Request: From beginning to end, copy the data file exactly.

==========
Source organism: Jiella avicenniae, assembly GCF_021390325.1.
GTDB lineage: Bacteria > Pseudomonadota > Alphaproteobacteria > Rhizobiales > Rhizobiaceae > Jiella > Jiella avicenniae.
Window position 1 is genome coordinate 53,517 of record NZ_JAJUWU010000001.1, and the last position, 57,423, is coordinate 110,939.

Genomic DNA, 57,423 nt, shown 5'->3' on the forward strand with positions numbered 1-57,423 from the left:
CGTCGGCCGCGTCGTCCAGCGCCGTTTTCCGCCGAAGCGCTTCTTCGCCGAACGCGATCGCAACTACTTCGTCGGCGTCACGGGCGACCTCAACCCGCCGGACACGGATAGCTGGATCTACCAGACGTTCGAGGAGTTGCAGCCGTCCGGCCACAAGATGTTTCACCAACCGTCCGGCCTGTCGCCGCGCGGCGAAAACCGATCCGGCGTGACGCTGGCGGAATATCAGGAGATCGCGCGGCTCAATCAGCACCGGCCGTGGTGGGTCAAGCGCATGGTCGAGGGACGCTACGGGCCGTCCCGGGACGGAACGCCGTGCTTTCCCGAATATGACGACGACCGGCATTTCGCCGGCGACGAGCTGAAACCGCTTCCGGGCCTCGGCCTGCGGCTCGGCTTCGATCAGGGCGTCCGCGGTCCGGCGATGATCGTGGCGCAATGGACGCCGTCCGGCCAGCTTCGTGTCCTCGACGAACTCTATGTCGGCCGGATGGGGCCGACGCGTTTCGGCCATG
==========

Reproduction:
Source organism: Jiella avicenniae, assembly GCF_021390325.1.
GTDB lineage: Bacteria > Pseudomonadota > Alphaproteobacteria > Rhizobiales > Rhizobiaceae > Jiella > Jiella avicenniae.
Window position 1 is genome coordinate 53,517 of record NZ_JAJUWU010000001.1, and the last position, 57,423, is coordinate 110,939.

Genomic DNA, 57,423 nt, shown 5'->3' on the forward strand with positions numbered 1-57,423 from the left:
CGTCGGCCGCGTCGTCCAGCGCCGTTTTCCGCCGAAGCGCTTCTTCGCCGAACGCGATCGCAACTACTTCGTCGGCGTCACGGGCGACCTCAACCCGCCGGACACGGATAGCTGGATCTACCAGACGTTCGAGGAGTTGCAGCCGTCCGGCCACAAGATGTTTCACCAACCGTCCGGCCTGTCGCCGCGCGGCGAAAACCGATCCGGCGTGACGCTGGCGGAATATCAGGAGATCGCGCGGCTCAATCAGCACCGGCCGTGGTGGGTCAAGCGCATGGTCGAGGGACGCTACGGGCCGTCCCGGGACGGAACGCCGTGCTTTCCCGAATATGACGACGACCGGCATTTCGCCGGCGACGAGCTGAAACCGCTTCCGGGCCTCGGCCTGCGGCTCGGCTTCGATCAGGGCGTCCGCGGTCCGGCGATGATCGTGGCGCAATGGACGCCGTCCGGCCAGCTTCGTGTCCTCGACGAACTCTATGTCGGCCGGATGGGGCCGACGCGTTTCGGCCATG